Frivolous Attacks on Pension Reform Draw Attention (For Me, Detention?)

Yesterday morning some of my Education Policy Center friends were down at the State Capitol (now, like me, they can hardly get out of their driveways… snow day!). They joined Dr. Michael Mannino, author of the Independence Institute report Deferred Retirement Compensation for Career K-12 Employees: Understanding the Need for Reform (PDF), for his informational presentation to the joint House and Senate Education Committee.

New Ed News Colorado reporter Nancy Mitchell provided some colorful coverage of yesterday’s unusually well-attended proceedings (hey, I don’t even want to get out of bed at 7:30 AM):

Rep. Michael Merrifield, D-Manitou Springs, drew applause from a standing-room only crowd when he closely questioned Michael Mannino, a University of Colorado professor who helped write the report.

“Is it possible that your phrases like drastic tax increases and meltdowns could be fear-mongering on your part … in support of your political agenda?” Merrifield asked, an apparent reference to the report’s sponsor, the Independence Institute, which bills itself as a “free market” think tank based in Golden.

“Could it be that you’re making an assumption to support your personal views that teachers shouldn’t have a defined benefit plan?” Merrifield asked at another point.

“I want people to begin to understand how pensions systems work and the inherent problems associated with them,” said Tony Lewis, executive director of the Donnell-Kay Foundation which helped fund the report. “I think we got some of that across to the joint ed committee. I was a little disappointed that Representative Merrifield seemed to take a fairly partisan and fairly non-productive stance.”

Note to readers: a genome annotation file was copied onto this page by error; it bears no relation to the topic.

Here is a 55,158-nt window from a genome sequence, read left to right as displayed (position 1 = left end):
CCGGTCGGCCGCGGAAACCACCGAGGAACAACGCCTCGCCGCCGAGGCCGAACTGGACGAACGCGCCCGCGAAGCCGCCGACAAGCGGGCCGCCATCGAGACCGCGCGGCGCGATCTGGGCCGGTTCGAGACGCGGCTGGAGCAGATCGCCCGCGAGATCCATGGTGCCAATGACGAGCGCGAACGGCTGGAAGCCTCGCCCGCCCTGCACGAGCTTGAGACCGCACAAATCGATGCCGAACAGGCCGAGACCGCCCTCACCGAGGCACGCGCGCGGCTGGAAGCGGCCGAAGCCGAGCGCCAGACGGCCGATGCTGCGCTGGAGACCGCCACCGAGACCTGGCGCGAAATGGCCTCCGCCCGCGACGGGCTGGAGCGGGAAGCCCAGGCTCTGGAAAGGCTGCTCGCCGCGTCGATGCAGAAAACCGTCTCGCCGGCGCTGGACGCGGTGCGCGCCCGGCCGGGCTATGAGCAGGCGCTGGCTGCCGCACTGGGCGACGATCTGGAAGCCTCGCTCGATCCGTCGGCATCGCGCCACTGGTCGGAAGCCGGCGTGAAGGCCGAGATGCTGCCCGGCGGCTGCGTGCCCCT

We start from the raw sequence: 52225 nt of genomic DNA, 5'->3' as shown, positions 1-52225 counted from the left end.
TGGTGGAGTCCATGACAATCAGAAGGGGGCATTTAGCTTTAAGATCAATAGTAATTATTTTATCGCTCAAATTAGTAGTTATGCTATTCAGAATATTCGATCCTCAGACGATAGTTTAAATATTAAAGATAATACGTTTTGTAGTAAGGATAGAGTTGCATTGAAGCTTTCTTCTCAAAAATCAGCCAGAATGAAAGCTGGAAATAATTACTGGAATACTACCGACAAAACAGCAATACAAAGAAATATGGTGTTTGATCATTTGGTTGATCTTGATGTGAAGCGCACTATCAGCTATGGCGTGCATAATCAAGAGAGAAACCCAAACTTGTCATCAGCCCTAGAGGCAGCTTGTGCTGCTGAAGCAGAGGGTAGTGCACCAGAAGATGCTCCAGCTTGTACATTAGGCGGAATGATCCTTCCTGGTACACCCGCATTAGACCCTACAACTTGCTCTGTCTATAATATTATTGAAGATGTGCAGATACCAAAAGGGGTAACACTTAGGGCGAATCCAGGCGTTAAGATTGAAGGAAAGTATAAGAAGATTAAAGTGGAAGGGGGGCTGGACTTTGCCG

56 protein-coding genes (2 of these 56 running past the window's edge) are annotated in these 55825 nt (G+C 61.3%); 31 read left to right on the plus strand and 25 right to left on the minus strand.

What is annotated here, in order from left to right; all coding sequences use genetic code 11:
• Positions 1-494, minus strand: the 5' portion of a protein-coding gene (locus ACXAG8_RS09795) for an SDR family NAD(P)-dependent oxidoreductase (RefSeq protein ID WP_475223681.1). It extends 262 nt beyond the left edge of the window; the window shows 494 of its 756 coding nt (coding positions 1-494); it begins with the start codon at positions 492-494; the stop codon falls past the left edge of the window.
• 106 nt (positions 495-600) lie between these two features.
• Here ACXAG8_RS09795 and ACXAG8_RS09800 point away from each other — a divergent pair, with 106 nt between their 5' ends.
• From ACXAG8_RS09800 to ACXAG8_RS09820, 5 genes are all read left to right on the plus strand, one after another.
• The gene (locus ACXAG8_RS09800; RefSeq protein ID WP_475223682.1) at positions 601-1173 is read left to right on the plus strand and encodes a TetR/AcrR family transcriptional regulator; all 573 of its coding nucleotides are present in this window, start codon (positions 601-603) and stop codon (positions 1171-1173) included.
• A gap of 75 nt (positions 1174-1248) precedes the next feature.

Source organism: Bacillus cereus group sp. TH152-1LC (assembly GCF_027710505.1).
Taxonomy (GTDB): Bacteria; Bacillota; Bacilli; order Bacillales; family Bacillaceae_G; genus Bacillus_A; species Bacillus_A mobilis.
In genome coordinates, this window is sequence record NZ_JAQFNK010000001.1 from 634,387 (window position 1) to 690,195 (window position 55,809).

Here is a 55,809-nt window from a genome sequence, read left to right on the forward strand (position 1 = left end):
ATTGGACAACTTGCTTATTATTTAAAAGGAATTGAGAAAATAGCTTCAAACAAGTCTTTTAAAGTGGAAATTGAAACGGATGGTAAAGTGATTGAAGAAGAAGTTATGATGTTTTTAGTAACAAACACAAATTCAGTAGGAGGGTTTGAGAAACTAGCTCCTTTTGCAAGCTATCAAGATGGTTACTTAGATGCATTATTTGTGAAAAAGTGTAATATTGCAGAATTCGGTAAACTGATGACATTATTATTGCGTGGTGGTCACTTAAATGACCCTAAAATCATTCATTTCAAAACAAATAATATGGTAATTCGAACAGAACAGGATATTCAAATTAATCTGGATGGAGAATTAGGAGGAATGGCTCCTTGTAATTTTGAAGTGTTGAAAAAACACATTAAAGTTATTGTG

Thanks, Mr. Lewis, for making an important point, though I’ll take it a little bit further. Isn’t it ironic that the same Mike Merrifield noted for this inflammatory (some say “infernal”) email message decided to attack a report he didn’t seem to bother trying to understand as “fear-mongering”.

Overlooked in the article was the significant fact that Dr. Mannino’s research on pensions for Colorado university employees (using the same methodology) has been published in the most prestigious academic journal on the subject. That doesn’t seem to matter, though, for some who appeared more interested in scoring cheap political points than addressing or debating the reasonable pension reform suggestions in the report, such as:

  • Remove early retirement subsidies
  • Tie the normal retirement age to Social Security
  • Reform rules for calculation of highest average salary to reduce pension spiking practices
  • Grant new hires the option to choose a defined contribution plan, which non-career employees may prefer over the traditional defined benefit plan

I’m too little to get the ins & outs of this subject. That’s my excuse. But what a shame that a serious topic was treated so frivolously by someone in such an important position in the state legislature. If I acted like that in class, my teacher would give me a detention … or at least send a note home to my parents.

Here’s hoping that more serious policy makers are ready and willing to take a serious look at the findings of Dr. Mannino’s report.